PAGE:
Tag Archives: USGC

From Oct. 21-25, a delegation of seven Taiwanese customers was in the U.S. to better understand the American corn industry. As part of its visit, the team was in Nebraska from Oct. 23-24 and was able to see several different aspects of the state’s corn value chain.

“We know that 95% of the world’s population lives outside of the U.S.,” said David Bruntz, chairman of the Nebraska Corn Board and farmer from Friend. “We also know that we grow a lot more corn than we can use. We need to ensure we have reliable trading partners to ensure markets for our corn and corn-related products.”

The Taiwanese delegation represented a variety of customers and industry leaders, including livestock producers, feed millers, corn traders and government officials. The group began their visit in Illinois and toured a grain loading facility, corn farms and a local elevator. Once in Nebraska, the trade team visited Farmers Cooperative in Firth, Nerud Farms in Dorchester, Flint Hills Resources in Fairmont, and met with Gavilon in Lincoln. The team completed their week in Washington by visiting grain export terminals to see how corn and corn-related products are shipped outside of the U.S.
The group visited with Farmers Cooperative and learned about their milling capabilities and feed products.

“We know we produce quality ag products in Nebraska,” said Dan Nerud, president of the Nebraska Corn Growers Association and farmer from Dorchester. “We can grow and produce all of the quality products in the world, but if we don’t have anyone to buy our commodities, it doesn’t matter. Therefore, trade matters. We always need to be working on enhancing relationships with our friends around the globe.”

The Taiwanese visit was the third trade mission the Nebraska Corn Board has hosted since September. The state’s top two corn customers, Mexico and Japan, were in Nebraska earlier this fall. Each trade team was hosted through collaborations with the U.S. Grains Council.

 

 

Washington, D.C. – Industry and government officials from 60 countries are meeting with U.S. officials in the nation’s capital this week at the Global Ethanol Summit to learn about changing biofuels policies in countries around the world and prospects for expanded global ethanol use.

 

“In the spirit of global collaboration, access to free trade and increased use of ethanol worldwide, we look forward to hosting, along with our partners, this meeting that focuses on ethanol’s role in improving human lives around the world,” said Ryan LeGrand, U.S. Grains Council (USGC) president and CEO.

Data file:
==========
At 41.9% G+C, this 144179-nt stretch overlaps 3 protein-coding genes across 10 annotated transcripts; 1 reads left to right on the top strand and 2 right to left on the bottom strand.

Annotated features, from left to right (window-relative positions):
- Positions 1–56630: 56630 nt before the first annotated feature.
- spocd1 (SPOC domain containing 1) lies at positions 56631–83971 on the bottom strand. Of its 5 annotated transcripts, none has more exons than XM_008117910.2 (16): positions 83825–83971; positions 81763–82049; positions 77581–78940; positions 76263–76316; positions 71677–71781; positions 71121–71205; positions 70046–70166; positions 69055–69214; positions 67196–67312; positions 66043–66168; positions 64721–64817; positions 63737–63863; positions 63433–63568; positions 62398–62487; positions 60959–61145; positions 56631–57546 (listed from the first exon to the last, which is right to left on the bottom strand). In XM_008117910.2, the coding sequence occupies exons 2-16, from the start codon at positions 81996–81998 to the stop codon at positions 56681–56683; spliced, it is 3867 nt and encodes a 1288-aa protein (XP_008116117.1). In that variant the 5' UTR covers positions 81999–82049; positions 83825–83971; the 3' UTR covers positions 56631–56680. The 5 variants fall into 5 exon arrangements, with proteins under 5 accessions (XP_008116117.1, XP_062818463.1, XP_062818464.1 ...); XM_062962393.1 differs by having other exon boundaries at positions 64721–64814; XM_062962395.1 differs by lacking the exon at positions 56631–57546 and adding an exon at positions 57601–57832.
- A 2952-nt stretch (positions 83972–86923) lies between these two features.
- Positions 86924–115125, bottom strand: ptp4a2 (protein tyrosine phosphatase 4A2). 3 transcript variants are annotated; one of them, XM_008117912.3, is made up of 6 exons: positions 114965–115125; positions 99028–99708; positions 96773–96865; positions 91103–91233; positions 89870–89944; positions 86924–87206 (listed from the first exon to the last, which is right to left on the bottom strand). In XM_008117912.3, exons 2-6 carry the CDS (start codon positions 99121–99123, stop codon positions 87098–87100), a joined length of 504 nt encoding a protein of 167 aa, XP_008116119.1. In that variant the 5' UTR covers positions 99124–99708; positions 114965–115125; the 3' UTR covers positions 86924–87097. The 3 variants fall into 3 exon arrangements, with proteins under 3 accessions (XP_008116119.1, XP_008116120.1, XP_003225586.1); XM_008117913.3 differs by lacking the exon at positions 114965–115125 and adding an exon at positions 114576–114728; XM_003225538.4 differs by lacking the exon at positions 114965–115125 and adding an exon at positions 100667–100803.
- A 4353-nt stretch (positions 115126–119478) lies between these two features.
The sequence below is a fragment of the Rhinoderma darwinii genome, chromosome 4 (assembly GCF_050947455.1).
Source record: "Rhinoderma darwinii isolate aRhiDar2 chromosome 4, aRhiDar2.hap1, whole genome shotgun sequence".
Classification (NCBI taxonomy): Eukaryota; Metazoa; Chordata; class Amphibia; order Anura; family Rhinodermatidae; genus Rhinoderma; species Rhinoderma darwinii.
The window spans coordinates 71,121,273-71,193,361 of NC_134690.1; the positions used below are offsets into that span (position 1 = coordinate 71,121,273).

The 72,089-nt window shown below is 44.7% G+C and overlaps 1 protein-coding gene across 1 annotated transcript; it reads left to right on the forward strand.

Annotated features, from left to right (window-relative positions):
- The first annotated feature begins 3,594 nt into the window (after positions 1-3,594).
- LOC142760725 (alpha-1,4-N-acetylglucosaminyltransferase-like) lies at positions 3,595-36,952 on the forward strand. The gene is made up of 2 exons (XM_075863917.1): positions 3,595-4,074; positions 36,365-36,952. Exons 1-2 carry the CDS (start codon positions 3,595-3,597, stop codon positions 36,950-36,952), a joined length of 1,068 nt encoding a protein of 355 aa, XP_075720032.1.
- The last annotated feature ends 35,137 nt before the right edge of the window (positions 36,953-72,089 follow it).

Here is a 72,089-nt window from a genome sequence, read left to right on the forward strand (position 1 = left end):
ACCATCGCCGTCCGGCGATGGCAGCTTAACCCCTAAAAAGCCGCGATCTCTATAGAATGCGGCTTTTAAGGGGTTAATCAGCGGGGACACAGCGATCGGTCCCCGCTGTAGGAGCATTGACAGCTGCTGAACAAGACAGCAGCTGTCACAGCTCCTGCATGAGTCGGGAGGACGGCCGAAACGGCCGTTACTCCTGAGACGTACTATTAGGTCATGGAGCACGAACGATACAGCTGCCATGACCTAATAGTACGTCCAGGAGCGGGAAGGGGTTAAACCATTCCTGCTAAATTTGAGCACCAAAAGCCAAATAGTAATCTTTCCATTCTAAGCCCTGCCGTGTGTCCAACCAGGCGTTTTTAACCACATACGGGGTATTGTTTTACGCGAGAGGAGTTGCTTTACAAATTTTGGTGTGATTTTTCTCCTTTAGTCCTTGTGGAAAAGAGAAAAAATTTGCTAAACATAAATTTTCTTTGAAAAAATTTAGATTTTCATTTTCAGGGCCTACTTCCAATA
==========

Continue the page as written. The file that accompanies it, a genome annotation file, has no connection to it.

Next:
“The number of countries with ethanol policies on the books has grown exponentially in the last 18 months, and ethanol trade around the world remains strong, showing the level of commitment these countries have to reaping the benefits of this biofuel. The Council is proud to bring this group together in Washington, D.C.”

 

This week’s Summit, sponsored by the Council, Growth Energy and the Renewable Fuels Association (RFA), features high-level government and industry officials from Algeria to Vietnam, who are working together to expand the global use of ethanol by developing policies with a role for trade.

 

Building on the success and momentum of 2017’s Ethanol Summit of the Americas and 2018’s Ethanol Summit of the Asia Pacific events, the Global Summit seeks to capitalize on potential markets around the world as demand increases for higher-level biofuels policies – including decreasing greenhouse gas (GHG) emissions and improving clean air quality. The Council and its partners are working in all of these countries to highlight ethanol’s benefits and address constraints to expanding ethanol’s use.

 

“The Summit highlights policy conversations going on in governments around the world, scientific rationale for the increased use of ethanol and market development opportunities for U.S. ethanol,” LeGrand said. “The benefits of ethanol use provide common ground for countries to collaborate as they seek to meet their societal goals.”

 

The Summit also allows senior-level officials from agriculture, environment and energy ministries from around the world to discuss environmental, human health and economic benefits of ethanol use with industry leaders, while it fosters collaboration and trade across the region.

 

The two-day conference will feature remarks from both the U.S. Department of Agriculture’s (USDA’s) Deputy Secretary Stephen Censky and Foreign Agricultural Service’s Associate Administrator Daniel Whitley, who will speak on collaboration and trade and the U.S. energy renaissance, respectively.

 

The conference also includes views and analysis on the overall global ethanol outlook; a focus on Brazil and Canada’s changing environmental policies; the costs of inaction on both air quality and related human health consequences; a look at industrial ethanol use and the bioeconomy; octane economics; vehicle compatibility; perspectives from ethanol retailers; and prospects for the future use of ethanol.

 

The U.S. ethanol industry’s efforts, including conferences like the Summit, establish the United States as the resource for experience in developing an ethanol industry and as a trading partner.

 

The United States exported 6.1 billion liters (1.62 billion gallons, or 609 million bushels in corn equivalent) of ethanol in 2018, valued at $2.7 billion. According to analysis of USDA data, the volume of U.S. ethanol exports grew by 18 percent per year over the last five years, making ethanol the fastest growing U.S. agricultural export.

 

Because building collaboration creates additional markets, the U.S. Grains Council is sponsoring several pre- and post-Summit tours so participants are able to see the full production and value chain of ethanol in the U.S. These tours will highlight ethanol in Colorado, Kansas, Illinois, Indiana, Iowa, Michigan, Minnesota, Missouri, Nebraska, North Dakota, Ohio and Wisconsin.